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5

Well, I'd have to say "it depends". If you are going against AA then you are a 4 to 1 dog. Not a good situation. If you are playing against a super-rock (TAG) then it might be a fair bet that their super-aggressive play is advertising AA. However, those players are fairly rare and the average TAG is capable of going over the top with AKs, in which case ...


4

Yes this is a split, since you always count the 5 best cards out of board cards + hand cards. you would have a street from board and your other 2 cards don't care if they don't help to upgrade that street. IF you had a king, you would have won here.


4

It depends on a lot of things. The first thing to consider regardless of your cards is how well do you manage your bankroll ? If you are playing for all the money you have in your life then the answer is easy here... Even with AA you should fold, and you should leave the table and play some lower stakes. Even if the math shows a positive expected value you ...


3

Well, IMHO, your analysis is pretty good. However, you see this kind of play all the time even in big tournaments. And in general, this play from the A8 is usually not a bad one. Whenever you have a super-short stack (really anything under 10 BBs) then they are capable of pushing with just about anything. In fact, there comes a time that it just doesn't ...


3

The answer to this question addresses the 100 hands before you got your AA, not the AA itself. If you get AA, then usually cram and press pre-flop. Unless, of course, you feel unusually lucky and feel like playing a subtle hand and try to outplay your opponents - good luck. As Doyle Brunson put it, AA is a great way to win a small pot or loose a big one. ...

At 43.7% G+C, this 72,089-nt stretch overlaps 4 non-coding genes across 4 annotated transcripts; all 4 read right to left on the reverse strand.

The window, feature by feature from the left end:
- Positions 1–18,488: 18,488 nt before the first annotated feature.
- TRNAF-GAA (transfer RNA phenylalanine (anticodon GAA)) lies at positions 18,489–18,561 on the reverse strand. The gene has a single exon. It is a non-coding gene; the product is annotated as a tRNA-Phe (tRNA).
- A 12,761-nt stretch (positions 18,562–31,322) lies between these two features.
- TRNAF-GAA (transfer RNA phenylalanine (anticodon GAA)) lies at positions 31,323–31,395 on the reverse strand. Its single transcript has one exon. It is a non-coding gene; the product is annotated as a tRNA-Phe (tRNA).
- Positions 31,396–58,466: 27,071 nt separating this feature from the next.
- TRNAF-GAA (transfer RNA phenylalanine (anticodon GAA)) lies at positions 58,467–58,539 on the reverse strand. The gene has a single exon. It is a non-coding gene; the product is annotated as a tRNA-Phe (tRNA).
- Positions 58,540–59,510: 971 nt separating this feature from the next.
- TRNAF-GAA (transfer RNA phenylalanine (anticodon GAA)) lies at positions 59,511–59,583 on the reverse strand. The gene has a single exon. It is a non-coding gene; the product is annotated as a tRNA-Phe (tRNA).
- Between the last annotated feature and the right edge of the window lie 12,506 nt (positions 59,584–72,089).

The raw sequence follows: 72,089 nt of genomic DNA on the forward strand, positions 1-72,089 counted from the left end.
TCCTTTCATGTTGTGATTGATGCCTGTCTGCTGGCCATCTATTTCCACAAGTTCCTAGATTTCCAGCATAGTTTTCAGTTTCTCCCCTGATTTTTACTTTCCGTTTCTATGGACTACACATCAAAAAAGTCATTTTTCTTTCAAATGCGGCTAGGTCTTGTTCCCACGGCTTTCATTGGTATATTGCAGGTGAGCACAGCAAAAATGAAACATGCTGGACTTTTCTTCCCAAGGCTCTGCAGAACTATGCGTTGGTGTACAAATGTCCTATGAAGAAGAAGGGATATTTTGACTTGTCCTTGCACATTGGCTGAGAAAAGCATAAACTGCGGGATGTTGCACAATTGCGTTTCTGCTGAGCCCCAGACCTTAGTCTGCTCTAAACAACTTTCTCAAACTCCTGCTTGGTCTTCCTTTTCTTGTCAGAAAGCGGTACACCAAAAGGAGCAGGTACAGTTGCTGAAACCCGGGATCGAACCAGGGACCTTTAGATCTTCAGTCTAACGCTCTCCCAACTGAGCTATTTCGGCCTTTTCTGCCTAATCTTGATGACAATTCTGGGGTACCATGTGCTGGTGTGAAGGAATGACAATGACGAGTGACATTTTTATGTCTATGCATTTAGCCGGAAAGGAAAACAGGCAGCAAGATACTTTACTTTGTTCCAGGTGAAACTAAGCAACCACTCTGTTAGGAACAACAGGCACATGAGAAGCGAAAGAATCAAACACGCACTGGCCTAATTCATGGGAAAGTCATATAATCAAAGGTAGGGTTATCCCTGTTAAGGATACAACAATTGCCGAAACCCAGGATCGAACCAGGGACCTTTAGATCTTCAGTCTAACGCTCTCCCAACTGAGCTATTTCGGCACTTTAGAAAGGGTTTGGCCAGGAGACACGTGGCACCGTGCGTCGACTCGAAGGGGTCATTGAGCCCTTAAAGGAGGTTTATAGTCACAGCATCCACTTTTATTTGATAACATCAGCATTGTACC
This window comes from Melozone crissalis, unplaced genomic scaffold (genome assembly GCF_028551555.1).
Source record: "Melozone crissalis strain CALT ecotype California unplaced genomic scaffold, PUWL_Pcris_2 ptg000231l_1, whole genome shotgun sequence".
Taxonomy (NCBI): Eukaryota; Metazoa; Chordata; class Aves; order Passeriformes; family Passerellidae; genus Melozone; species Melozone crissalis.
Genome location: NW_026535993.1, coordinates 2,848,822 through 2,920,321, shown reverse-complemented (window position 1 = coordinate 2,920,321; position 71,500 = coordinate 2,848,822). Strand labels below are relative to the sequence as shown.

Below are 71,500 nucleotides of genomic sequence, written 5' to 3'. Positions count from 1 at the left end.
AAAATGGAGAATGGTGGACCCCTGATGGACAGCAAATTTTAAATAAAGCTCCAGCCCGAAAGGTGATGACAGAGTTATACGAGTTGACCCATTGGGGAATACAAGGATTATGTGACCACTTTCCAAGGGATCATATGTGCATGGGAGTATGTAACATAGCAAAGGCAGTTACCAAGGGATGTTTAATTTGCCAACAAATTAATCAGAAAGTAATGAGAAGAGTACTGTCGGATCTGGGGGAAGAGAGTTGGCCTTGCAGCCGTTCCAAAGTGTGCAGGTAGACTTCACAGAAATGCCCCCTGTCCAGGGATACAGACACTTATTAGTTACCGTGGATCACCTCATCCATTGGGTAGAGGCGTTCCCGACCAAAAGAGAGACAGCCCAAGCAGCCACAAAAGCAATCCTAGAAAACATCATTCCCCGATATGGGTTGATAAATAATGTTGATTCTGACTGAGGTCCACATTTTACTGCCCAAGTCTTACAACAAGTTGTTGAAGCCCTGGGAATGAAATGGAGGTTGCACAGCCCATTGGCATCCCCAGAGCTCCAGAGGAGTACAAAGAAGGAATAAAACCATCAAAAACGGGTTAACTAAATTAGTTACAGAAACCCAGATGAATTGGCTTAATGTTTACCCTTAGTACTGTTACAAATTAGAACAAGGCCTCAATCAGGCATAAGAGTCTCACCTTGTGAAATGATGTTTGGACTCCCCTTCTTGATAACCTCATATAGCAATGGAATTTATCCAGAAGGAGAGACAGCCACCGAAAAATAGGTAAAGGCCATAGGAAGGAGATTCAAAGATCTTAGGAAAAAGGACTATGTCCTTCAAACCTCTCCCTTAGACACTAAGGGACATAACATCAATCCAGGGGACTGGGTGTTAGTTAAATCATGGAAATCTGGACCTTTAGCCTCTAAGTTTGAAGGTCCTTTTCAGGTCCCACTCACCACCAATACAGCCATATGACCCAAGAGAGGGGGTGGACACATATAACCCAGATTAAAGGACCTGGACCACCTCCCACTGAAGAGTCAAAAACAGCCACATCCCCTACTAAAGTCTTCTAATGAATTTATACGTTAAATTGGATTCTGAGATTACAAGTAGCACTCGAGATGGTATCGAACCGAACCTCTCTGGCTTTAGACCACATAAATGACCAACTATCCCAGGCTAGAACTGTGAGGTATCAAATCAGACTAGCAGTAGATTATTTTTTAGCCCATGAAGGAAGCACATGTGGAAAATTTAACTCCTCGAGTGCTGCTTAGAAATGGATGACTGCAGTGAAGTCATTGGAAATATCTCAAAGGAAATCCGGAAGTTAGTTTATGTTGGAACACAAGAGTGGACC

3

Yes, definitely go all-in. Most people go all-in pre-flop with hands way worse than KK, e.g., AK, AQ, QQ, JJ. And statistically speaking, KK is only worse than AA, so you should definitely go all-in.


2

This is a very rough estimation based on this year. 35 levels passed = 70 hours of play. If they played 20 hands an hour this makes 1400 hands. For the last 5 years the number of players is roughly the same so I would guess the number of hands should be similar.


1

According to Sklansky, in this situation, you should play only with AA, KK, QQ, and AK suited. I might add a couple more; AK off, and AQ suited. The reason is (in limit), AA and KK only cover the "blinds." Your (marginal) wins (under Sklansky) come from AK suited and QQ. Hence, I would extend the hands to AK off, and AQ suited, whose expectation is nearly ...


1

If in doubt, call. But there is one situation where there is "no doubt" and you should fold. I disagree with others about the TAG (tight aggressive player). This person may have AA, but may also have AK or QQ. Against this "range," you are a favorite but will sometimes lose to AA. Weaker players will have wider ranges and greater losing frequencies. The ...


1

110$. 70 + 40. 70 is the last total amount, 40 is the last legal raise amount. 100$. 70 + 30. 70 is the last total amount, 30 is the last legal raise amount. Obviously a min 4bet is stupid here, but it is still a legal raise.


1

Personally, I'm limping 9 times out of 10 in this specific situation, depending on my table image and my history with those players. Such a wasted opportunity to push them out most of the time. Give them 4 chances to bluff or catch a decent but worse hand, and if they don't and you min-bet the river and turn over Aces, everybody will be wondering why you ...


1

These are all great answers. I use one of two strategies in this situation. I will always raise, it's just a matter of how much. The only time I don't raise pre-flop with AA is when I'm early in position and I know there is a wild canon to my left and I can come over the top. So I'm guessing the situation is that only the SB and BB remain to your left. ...



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